1987 – Robert Jarvik and Marilyn Mach vos Savant were married. The event was called the “Union of Great Minds” since Savant had an IQ of 228 and Jarvik was the inventor of the artificial heart.

1998 – Boris Yeltsin dismissed the Russian government again.

2001 – California Congressman Gary Condit gave an interview to ABC’s Connie Chung. Condit denied involvement in Chandra Levy’s disappearance and avoided directly answering questions about whether they had an affair.

 

Dolley Madison saves portrait from British

On this day in 1814, first lady Dolley Madison saves a portrait of George Washington from being looted by British troops during the war of 1812.

According to the White House Historical Society and Dolley’s personal letters, President James Madison left the White House on August 22 to meet with his generals on the battlefield, as British troops threatened to enter the capitol. Before leaving, he asked his wife Dolley if she had the “courage or firmness” to wait for his intended return the next day. He asked her to gather important state papers and be prepared to abandon the White House at any moment. The next day, Dolley and a few servants scanned the horizon with spyglasses waiting for either Madison or the British army to show up. As British troops gathered in the distance, Dolley decided to abandon the couple’s personal belongings and save the full-length portrait of former president and national icon George Washington from desecration by vengeful British soldiers, many of whom would have rejoiced in humiliating England’s former colonists.

Dolley wrote to her sister on the night of August 23 that a friend who came to help her escape was exasperated at her insistence on saving the portrait. Since the painting was screwed to the wall she ordered the frame to be broken and the canvas pulled out and rolled up. Two unidentified “gentlemen from New York” hustled it away for safe-keeping. (Unbeknownst to Dolley, the portrait was actually a copy of Gilbert Stuart’s original). The task complete, Dolley wrote “and now, dear sister, I must leave this house, or the retreating army will make me a prisoner in it by filling up the road I am directed to take.” Dolley left the White House and found her husband at their predetermined meeting place in the middle of a thunderstorm.

The next night, August 24, British troops enjoyed feasting on White House food using the president’s silverware and china before burning the building. Although they were able to return to Washington only three days later when British troops moved on, the Madisons were not again able to take up residence in the White House and lived out the rest of his term in the city’s Octagon House. It was not until 1817 that newly elected President James Monroe moved back into the reconstructed building.

“Dolley Madison saves portrait from British.” 2008. The History Channel website. 23 Aug 2008, 04:54 http://www.history.com/this-day-in-history.do?action=Article&id=55386.

17
May
08

On This Day, 5-17-08: Linda Brown

Brown v. Board of Ed is decided

In a major civil rights victory, the U.S. Supreme Court hands down an unanimous decision in Brown v. Board of Education of Topeka, ruling that racial segregation in public educational facilities is unconstitutional. The historic decision, which brought an end to federal tolerance of racial segregation, specifically dealt with Linda Brown, a young African American girl who had been denied admission to her local elementary school in Topeka, Kansas, because of the color of her skin.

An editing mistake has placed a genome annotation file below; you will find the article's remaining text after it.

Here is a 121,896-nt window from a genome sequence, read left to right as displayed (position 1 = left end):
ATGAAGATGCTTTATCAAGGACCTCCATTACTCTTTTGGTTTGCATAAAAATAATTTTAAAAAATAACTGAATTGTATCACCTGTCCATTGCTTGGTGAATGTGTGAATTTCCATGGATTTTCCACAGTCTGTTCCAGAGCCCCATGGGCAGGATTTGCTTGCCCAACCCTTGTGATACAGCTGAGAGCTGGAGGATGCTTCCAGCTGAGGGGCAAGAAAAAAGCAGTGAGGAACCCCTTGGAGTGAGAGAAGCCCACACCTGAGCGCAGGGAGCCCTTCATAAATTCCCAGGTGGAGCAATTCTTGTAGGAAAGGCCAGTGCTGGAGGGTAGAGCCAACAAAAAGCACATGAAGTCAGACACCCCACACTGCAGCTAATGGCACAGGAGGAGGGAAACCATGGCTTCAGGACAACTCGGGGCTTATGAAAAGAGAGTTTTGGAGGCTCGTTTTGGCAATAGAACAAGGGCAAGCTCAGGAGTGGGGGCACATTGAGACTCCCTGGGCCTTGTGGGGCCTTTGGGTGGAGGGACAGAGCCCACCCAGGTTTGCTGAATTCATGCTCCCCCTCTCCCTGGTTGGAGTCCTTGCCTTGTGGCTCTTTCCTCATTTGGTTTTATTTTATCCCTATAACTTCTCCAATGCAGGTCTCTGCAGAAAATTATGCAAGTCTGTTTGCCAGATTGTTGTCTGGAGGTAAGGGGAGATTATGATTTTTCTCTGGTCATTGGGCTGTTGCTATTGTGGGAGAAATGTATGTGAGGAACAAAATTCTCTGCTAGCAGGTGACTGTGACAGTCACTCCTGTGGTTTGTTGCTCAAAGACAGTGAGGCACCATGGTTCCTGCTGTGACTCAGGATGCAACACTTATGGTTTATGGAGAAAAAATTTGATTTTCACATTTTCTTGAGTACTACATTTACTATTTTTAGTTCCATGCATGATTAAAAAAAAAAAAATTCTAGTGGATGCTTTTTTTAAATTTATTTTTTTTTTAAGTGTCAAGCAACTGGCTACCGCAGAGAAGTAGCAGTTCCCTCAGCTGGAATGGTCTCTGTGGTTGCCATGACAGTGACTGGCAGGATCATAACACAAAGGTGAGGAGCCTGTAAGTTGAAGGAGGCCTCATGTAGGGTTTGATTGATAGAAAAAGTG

In 1896, the Supreme Court ruled in Plessy v. Ferguson that “separate but equal” accommodations in railroad cars conformed to the 14th Amendment’s guarantee of equal protection. That ruling was used to justify segregating all public facilities, including elementary schools. However, in the case of Linda Brown, the white school she attempted to attend was far superior to her black alternative and miles closer to her home. The National Association for the Advancement of Colored People (NAACP) took up Linda’s cause, and in 1954 Brown v. Board of Education of Topeka reached the Supreme Court. African American lawyer (and future Supreme Court justice) Thurgood Marshall led Brown’s legal team, and on May 17, 1954, the high court handed down its decision.

In an opinion written by Chief Justice Earl Warren, the nation’s highest court ruled that not only was the “separate but equal” doctrine unconstitutional in Linda’s case, it was unconstitutional in all cases because educational segregation stamped an inherent badge of inferiority on African American students. A year later, after hearing arguments on the implementation of their ruling, the Supreme Court published guidelines requiring public school systems to integrate “with all deliberate speed.”

The Brown v. Board of Education decision served to greatly motivate the civil rights movement of the 1950s and 1960s and ultimately led to the abolishment of racial segregation in all public facilities and accommodations.

“Brown v. Board of Ed is decided.” 2008. The History Channel website. 17 May 2008, 04:38 http://www.history.com/this-day-in-history.do?action=Article&id=6900.

1630 – Italian Jesuit Niccolo Zucchi saw the belts on Jupiter’s surface.

1681 – Louis XIV sent an expedition to aid James II in Ireland. As a result, England declares war on France.

1756 – Britain declared war on France, beginning the French and Indian War.

1792 – The New York Stock Exchange was founded at 70 Wall Street by 24 brokers.

1875 – The first Kentucky Derby was run at Louisville, KY.

1926 – The U.S. Embassy in Buenos Aires was damaged by bombs that were believed set by sympathizers of Sacco and Vanzetti.

1940 – Germany occupied Brussels, Belgium and began the invasion of France.